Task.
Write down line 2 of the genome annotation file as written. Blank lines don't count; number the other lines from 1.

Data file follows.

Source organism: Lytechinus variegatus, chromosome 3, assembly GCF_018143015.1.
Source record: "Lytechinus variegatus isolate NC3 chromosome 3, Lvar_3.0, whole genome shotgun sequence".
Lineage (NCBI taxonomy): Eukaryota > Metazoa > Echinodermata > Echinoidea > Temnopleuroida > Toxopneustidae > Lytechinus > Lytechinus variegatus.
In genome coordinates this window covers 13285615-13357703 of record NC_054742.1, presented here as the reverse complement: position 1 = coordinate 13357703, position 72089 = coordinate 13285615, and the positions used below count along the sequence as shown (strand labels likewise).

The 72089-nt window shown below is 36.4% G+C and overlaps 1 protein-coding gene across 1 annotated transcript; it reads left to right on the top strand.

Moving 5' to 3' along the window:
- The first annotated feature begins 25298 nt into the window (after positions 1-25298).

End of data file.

Source record: "Lytechinus variegatus isolate NC3 chromosome 3, Lvar_3.0, whole genome shotgun sequence".